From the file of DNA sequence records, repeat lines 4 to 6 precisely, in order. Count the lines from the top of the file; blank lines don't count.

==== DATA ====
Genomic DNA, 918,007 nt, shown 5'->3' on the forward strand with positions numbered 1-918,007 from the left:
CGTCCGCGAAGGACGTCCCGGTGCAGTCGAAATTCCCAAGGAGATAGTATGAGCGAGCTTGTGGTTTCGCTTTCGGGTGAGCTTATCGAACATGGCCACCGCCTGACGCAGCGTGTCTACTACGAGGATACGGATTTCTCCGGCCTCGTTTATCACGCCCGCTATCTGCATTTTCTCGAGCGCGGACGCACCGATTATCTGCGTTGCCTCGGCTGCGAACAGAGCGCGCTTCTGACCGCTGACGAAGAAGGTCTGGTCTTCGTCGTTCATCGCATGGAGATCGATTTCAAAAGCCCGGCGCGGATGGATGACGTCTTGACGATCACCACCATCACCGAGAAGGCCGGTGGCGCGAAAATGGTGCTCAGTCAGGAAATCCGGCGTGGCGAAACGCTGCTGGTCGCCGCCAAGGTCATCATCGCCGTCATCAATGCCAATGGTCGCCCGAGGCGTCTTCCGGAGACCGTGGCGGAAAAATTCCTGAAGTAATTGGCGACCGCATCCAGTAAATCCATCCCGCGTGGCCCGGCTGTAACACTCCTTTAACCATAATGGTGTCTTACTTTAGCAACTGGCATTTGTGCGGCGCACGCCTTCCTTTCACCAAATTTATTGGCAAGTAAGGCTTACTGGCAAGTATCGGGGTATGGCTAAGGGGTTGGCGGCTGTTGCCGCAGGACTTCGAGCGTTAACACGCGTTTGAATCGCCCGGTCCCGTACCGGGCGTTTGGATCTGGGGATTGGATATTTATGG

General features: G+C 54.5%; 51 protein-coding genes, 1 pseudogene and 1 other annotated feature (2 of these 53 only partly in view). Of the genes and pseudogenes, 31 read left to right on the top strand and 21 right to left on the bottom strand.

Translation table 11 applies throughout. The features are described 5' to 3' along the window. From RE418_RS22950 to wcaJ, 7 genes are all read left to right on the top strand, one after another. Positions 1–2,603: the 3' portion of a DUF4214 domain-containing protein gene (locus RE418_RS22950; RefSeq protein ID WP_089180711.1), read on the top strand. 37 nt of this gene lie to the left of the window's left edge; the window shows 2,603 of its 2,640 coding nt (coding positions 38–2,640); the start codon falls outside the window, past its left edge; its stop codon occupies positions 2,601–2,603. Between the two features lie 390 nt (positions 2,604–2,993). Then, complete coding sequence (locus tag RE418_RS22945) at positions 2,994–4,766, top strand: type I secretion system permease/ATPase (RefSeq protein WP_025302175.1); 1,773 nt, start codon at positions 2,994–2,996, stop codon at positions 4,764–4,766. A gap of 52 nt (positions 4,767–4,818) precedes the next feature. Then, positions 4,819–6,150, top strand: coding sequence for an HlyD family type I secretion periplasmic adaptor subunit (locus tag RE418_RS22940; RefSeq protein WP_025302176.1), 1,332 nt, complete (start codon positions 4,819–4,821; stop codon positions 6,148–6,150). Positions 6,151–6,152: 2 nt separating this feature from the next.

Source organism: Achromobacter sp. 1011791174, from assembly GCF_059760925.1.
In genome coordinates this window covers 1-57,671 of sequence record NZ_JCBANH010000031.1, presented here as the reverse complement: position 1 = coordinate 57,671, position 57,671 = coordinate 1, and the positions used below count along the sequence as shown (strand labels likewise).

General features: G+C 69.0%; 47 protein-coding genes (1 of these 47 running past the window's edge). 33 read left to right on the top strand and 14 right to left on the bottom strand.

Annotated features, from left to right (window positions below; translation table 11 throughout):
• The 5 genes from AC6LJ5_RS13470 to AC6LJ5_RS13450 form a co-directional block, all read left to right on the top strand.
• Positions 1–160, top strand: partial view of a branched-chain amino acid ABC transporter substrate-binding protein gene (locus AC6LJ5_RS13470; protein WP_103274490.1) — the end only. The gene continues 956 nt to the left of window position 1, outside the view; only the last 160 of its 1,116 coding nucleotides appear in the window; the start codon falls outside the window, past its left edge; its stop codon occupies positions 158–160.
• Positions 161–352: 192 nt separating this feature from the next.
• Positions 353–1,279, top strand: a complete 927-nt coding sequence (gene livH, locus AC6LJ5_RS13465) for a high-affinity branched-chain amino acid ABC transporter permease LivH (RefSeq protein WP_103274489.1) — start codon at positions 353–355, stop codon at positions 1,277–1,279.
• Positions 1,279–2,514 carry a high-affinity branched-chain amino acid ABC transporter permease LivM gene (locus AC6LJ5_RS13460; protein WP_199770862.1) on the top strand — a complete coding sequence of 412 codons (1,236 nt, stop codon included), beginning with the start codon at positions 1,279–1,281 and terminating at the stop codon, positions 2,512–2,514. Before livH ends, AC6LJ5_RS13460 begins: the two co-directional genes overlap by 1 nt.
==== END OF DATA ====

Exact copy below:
Translation table 11 applies throughout. The features are described 5' to 3' along the window. From RE418_RS22950 to wcaJ, 7 genes are all read left to right on the top strand, one after another. Positions 1–2,603: the 3' portion of a DUF4214 domain-containing protein gene (locus RE418_RS22950; RefSeq protein ID WP_089180711.1), read on the top strand. 37 nt of this gene lie to the left of the window's left edge; the window shows 2,603 of its 2,640 coding nt (coding positions 38–2,640); the start codon falls outside the window, past its left edge; its stop codon occupies positions 2,601–2,603. Between the two features lie 390 nt (positions 2,604–2,993). Then, complete coding sequence (locus tag RE418_RS22945) at positions 2,994–4,766, top strand: type I secretion system permease/ATPase (RefSeq protein WP_025302175.1); 1,773 nt, start codon at positions 2,994–2,996, stop codon at positions 4,764–4,766. A gap of 52 nt (positions 4,767–4,818) precedes the next feature. Then, positions 4,819–6,150, top strand: coding sequence for an HlyD family type I secretion periplasmic adaptor subunit (locus tag RE418_RS22940; RefSeq protein WP_025302176.1), 1,332 nt, complete (start codon positions 4,819–4,821; stop codon positions 6,148–6,150). Positions 6,151–6,152: 2 nt separating this feature from the next.

Source organism: Achromobacter sp. 1011791174, from assembly GCF_059760925.1.
In genome coordinates this window covers 1-57,671 of sequence record NZ_JCBANH010000031.1, presented here as the reverse complement: position 1 = coordinate 57,671, position 57,671 = coordinate 1, and the positions used below count along the sequence as shown (strand labels likewise).